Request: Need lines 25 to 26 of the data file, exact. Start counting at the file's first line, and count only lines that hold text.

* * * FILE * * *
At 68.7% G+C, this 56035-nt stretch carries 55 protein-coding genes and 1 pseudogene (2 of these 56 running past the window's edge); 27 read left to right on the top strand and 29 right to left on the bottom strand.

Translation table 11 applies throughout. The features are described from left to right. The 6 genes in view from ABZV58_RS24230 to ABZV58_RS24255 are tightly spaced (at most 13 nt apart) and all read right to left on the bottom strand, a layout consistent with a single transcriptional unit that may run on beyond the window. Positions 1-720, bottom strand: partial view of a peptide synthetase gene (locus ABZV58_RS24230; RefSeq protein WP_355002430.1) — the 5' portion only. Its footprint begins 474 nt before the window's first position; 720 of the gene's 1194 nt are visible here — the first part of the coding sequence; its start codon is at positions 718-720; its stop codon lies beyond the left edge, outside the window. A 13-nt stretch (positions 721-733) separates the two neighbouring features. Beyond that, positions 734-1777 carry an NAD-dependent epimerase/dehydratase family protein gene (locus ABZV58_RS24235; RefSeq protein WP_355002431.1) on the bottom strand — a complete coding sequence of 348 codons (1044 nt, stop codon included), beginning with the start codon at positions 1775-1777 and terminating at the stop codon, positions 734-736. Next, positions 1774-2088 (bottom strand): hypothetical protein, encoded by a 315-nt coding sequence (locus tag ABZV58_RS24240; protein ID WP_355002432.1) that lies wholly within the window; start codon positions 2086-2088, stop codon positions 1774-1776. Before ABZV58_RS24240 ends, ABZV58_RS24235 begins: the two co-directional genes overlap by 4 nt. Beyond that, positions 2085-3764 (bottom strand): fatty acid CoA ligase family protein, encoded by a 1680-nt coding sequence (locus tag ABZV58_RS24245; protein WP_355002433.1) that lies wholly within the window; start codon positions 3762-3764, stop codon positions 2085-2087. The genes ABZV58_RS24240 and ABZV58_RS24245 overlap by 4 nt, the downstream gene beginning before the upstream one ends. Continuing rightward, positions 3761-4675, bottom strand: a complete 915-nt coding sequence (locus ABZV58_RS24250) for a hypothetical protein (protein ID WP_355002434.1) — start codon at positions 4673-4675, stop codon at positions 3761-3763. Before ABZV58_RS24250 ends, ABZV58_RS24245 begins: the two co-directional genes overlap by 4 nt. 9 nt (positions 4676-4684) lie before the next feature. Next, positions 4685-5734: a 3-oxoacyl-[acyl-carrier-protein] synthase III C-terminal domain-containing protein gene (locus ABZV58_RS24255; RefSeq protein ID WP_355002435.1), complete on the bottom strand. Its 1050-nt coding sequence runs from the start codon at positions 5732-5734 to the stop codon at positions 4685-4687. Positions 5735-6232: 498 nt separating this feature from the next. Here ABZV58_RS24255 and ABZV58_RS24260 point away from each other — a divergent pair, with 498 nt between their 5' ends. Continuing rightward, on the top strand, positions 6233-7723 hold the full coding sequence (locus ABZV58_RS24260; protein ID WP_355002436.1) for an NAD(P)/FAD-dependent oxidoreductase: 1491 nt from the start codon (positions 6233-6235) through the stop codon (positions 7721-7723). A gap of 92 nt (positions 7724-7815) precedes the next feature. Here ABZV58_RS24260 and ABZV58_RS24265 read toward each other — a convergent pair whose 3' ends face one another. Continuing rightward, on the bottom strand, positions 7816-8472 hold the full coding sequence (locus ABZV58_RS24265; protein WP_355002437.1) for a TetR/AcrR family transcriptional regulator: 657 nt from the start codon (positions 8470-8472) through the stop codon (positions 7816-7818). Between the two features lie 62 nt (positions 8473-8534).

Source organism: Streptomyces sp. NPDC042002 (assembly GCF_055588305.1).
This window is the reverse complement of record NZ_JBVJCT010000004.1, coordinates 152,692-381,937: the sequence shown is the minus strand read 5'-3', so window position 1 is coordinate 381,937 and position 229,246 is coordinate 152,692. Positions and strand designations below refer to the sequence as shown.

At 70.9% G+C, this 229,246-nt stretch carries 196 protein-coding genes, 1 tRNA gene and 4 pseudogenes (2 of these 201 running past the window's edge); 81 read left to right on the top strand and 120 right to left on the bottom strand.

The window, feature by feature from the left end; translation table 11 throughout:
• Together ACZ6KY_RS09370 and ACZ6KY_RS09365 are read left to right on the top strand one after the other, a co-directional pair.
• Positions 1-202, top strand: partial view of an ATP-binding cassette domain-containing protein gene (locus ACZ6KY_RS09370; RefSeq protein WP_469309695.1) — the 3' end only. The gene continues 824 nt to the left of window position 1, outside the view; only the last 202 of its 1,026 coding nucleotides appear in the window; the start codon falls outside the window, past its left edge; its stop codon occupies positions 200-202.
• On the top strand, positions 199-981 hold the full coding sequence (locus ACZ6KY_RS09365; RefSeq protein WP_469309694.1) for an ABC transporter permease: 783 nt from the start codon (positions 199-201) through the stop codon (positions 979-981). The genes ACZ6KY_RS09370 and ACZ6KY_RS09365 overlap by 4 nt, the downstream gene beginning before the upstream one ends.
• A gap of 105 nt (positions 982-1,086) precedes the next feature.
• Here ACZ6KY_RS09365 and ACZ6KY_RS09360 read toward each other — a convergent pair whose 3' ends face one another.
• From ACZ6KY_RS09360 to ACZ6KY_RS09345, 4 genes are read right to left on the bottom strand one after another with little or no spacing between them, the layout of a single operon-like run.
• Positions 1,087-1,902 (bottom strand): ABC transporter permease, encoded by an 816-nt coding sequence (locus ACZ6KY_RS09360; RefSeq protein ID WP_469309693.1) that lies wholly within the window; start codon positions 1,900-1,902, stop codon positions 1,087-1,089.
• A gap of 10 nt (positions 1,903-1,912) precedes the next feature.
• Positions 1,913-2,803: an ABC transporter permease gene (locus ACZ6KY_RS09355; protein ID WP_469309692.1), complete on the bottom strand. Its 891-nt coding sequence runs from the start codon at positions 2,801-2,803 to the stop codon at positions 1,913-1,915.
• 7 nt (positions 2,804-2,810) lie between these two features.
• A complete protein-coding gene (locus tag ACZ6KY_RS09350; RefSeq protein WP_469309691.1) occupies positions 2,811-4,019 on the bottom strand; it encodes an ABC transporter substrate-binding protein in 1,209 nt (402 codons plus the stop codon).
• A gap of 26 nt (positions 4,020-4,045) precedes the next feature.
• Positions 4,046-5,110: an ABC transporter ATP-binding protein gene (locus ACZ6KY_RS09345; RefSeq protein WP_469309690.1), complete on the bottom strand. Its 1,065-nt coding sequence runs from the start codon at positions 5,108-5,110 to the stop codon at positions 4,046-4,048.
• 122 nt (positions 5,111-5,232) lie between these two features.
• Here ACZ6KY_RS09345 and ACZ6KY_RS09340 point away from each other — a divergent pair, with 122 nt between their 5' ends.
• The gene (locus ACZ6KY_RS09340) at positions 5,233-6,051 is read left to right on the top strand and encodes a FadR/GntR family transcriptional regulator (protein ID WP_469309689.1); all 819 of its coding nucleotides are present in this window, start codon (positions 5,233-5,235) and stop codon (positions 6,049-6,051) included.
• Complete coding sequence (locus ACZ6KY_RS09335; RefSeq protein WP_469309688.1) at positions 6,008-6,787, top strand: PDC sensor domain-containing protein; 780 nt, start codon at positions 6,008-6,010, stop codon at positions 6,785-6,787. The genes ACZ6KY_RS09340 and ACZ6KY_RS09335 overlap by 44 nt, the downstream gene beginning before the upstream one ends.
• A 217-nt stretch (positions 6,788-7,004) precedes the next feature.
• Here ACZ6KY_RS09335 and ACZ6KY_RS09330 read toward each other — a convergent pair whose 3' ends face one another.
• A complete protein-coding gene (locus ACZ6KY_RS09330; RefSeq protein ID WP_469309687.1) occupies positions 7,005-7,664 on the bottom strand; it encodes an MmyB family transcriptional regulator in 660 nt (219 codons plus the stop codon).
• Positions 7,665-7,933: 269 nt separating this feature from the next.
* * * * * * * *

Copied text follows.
• Here ACZ6KY_RS09335 and ACZ6KY_RS09330 read toward each other — a convergent pair whose 3' ends face one another.
• A complete protein-coding gene (locus ACZ6KY_RS09330; RefSeq protein ID WP_469309687.1) occupies positions 7,005-7,664 on the bottom strand; it encodes an MmyB family transcriptional regulator in 660 nt (219 codons plus the stop codon).